The inner-city barrios of Mexico City have had female leaders for decades, write Feike de Jong and Gustavo Graf on citylab.com. In the media, Mexico City’s most important people often appear to be white, male politicians and businessmen. But on the city’s crowded streets, it’s women of color who run things.
There are no public numbers on the leadership of the myriad street vendor organizations, self-produced housing developments, and indigenous groups in the metro of 21.2 million. But Alejandra Barrios, perhaps the most influential street vendor in Mexico City, estimates that of the approximately 100 organizations in the city’s central areas, 80 percent are led by women.
Members of Mexico City’s much-maligned “informal economy”—key to Mexico’s political stability—depend on these organizations to represent them and intermediate with city authorities in order get permissions for selling merchandise on the street or occupying land for housing—services the formal economy can’t fully deliver. Many of these organizations are in the hands of families, and when a father or brother falls aside, mothers and sisters often fill their shoes.
According to Mexico’s Instituto Nacional de Estadistica y Geografia(INEGI), the informal economy accounted for 23.7 percent of Mexico’s GDP in 2014. Markets found in neighborhoods like Tepito and La Merced serve as wholesale suppliers of clothes, compact, electronics and other trinkets to street markets throughout Mexico’s central region.
For complete article and photos click here:
more recommended stories
President Biden Calls Fox Reporter a ‘Stupid Son of a Bitch’ After Question About Inflation (Watch Video)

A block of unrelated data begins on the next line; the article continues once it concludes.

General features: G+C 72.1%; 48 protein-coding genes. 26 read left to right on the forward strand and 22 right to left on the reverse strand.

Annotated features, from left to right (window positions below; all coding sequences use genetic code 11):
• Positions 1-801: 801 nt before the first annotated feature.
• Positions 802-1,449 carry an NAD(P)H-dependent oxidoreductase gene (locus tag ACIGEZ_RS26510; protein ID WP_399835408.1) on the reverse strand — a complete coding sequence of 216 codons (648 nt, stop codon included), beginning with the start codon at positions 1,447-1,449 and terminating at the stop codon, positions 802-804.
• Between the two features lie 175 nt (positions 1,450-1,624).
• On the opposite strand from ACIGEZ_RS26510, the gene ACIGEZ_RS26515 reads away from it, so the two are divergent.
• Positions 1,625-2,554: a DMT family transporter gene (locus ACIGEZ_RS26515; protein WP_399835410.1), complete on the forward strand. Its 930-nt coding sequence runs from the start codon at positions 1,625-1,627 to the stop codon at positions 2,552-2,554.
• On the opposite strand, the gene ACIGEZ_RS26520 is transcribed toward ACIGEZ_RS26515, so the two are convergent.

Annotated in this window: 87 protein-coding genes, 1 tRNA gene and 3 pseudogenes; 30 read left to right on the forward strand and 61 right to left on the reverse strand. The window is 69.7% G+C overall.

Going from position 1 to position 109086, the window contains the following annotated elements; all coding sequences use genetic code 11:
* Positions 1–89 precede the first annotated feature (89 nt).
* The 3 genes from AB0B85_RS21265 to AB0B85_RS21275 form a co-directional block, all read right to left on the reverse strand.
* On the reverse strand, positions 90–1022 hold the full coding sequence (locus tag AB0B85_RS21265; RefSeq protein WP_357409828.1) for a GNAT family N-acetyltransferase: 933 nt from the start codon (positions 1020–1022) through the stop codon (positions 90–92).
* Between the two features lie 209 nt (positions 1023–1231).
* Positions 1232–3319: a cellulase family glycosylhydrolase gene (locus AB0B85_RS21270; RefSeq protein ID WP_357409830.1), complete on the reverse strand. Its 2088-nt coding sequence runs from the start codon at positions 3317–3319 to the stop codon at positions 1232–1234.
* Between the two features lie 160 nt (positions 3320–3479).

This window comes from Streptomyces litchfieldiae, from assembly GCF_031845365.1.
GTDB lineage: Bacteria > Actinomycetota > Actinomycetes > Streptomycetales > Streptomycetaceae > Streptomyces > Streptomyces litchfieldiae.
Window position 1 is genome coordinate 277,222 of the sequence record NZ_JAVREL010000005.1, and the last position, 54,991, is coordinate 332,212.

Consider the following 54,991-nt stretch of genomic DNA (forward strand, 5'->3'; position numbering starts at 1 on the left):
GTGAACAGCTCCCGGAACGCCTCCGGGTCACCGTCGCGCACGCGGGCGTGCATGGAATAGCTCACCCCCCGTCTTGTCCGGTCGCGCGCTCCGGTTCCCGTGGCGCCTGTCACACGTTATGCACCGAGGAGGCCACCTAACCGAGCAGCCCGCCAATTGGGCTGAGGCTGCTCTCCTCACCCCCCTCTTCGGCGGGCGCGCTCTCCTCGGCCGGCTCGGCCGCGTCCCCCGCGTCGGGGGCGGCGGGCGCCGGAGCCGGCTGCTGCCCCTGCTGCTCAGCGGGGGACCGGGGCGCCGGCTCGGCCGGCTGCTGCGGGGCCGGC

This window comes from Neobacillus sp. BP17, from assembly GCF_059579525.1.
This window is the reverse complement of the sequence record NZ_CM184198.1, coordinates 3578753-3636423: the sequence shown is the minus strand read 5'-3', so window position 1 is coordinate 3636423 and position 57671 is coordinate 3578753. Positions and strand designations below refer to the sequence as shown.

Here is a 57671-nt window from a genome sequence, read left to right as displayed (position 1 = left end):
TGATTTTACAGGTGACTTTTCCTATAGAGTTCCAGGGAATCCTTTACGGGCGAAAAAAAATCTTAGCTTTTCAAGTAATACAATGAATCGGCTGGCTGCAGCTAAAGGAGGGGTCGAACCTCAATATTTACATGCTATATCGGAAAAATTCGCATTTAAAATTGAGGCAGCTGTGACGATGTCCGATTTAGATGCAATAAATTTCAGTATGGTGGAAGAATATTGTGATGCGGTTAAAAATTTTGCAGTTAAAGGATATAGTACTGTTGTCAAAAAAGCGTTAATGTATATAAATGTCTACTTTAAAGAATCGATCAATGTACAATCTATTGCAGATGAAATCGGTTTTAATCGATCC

President Joe Biden calls reporter a.
UN asks Mexico to strengthen protection for journalists after murders of Lourdes Maldonado and Margarito Martínez
The UN asked Mexico to reinforce.
Aeroméxico cancels Mérida-Mexico City flight 824 due to lack of passengers
The outbreak of COVID-19 among the.
“We Tour 2022” kicked off at Mérida’s Palacio de la Música
The “We Tour 2022” is a.
AMLO’s government accused of cutting down 20,000 trees in Quintana Roo to build the Maya Train
According to CR Comunicación, the Federal.
Omicron hinders the economic recovery of Yucatan (SEFOE)
The Secretary of Economic Development insisted.
Low temperatures will return to Yucatan on the weekend
Cold front number 24 will arrive.
Vacancies open on the Maya Train as personnel did not return to work after Christmas break
VALLADOLID – After Christmas vacations, the.
Perfume line with a regional flair
Scents inspired by the Yucatán peninsula.
According to the City Council, the Mérida Fest was no reason for the increase in infections
The Mérida Fest ended on Sunday,.